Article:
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Though it is not a work of fiction, this book reads a lot like fiction. Primarily, I think, because it contains the things most novels have: plot, setting, characters, point of view, and conflict.
Plot - It is an intricately woven plot, moving between the two primary characters. Their paths run parallel to one another at times, and they intersect at certain moments, as well. There is amazing suspense and drama built into the plot--I mean, one of them is creating a world's fair on a level never before seen, and the other is methodically killing people who have come to be part of that spectacle. You just can't make this stuff up, really.
Setting - I already mentioned the world's fair, a work in progress but with so many intriguing and interesting elements it doesn't seem real to a modern audience. As for Holmes's world, it's a terrifying revelation throughout the book.
Characters - A methodical and maniacal serial killer. Enough said. A relatively unknown man who is both able to gather the greatest minds and talents as well as use his own inventive genius in order to create what the world had never before seen. Plenty of smaller players, but these are two enormously powerful characters.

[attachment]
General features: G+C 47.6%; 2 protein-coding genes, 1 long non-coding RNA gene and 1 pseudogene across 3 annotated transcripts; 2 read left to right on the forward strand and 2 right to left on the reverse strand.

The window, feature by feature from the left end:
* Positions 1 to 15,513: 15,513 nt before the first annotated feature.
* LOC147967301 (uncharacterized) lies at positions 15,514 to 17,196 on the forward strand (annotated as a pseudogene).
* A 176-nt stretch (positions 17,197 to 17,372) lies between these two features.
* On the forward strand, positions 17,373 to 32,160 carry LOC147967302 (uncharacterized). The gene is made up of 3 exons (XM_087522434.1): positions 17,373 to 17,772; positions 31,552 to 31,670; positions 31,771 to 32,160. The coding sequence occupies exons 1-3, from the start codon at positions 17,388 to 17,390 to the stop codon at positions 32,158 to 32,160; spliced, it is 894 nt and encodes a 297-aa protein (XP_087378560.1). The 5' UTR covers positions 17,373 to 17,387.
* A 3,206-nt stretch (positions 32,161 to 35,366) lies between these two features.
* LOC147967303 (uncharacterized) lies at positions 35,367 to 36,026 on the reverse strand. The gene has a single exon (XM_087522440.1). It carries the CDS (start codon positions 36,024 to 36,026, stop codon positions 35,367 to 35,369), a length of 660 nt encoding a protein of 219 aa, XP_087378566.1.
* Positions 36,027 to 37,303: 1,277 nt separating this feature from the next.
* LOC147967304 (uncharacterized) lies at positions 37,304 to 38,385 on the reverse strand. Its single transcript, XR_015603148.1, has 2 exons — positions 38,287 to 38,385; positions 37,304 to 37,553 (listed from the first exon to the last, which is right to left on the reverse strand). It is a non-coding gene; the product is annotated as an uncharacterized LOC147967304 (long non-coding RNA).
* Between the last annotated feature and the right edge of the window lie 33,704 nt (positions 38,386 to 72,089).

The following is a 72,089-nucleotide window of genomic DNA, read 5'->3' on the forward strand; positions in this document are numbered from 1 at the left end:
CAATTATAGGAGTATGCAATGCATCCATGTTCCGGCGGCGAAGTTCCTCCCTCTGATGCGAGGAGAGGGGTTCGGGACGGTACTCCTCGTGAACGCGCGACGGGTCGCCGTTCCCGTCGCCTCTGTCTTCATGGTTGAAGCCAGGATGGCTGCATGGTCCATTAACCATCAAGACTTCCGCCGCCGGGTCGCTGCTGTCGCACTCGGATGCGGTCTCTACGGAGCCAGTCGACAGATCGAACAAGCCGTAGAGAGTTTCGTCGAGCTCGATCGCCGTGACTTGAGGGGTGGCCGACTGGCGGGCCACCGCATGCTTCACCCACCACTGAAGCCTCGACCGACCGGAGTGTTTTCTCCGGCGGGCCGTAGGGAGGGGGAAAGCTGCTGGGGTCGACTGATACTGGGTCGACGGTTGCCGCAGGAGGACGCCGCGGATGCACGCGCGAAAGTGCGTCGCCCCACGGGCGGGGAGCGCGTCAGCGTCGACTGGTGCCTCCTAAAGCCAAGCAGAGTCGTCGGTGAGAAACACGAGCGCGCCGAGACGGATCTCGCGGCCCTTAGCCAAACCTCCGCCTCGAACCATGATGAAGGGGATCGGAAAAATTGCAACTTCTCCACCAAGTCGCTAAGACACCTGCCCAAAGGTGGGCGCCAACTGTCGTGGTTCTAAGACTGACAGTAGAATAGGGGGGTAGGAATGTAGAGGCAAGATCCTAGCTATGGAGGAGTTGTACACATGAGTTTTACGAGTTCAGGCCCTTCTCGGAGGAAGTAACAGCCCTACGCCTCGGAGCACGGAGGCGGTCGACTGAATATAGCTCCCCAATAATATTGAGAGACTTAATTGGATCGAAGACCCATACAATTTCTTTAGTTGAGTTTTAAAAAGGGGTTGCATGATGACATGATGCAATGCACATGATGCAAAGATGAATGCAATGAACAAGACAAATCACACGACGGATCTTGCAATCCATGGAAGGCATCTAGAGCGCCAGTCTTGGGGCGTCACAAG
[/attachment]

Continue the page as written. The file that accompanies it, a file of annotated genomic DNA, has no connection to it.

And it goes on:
Point of view - Every novel has one, and this book does, too. It's told in third person by a narrator. This is one element which might have changed if this had been a novel.
Conflict - Well, I think I just laid that out in discussing the elements above. The story is jam-packed with conflict.
Clearly this is a work of non-fiction, because there are elements which bog it down and keep it from reading exactly like a work of fiction; however, it does contain all the classic elements of a novel.
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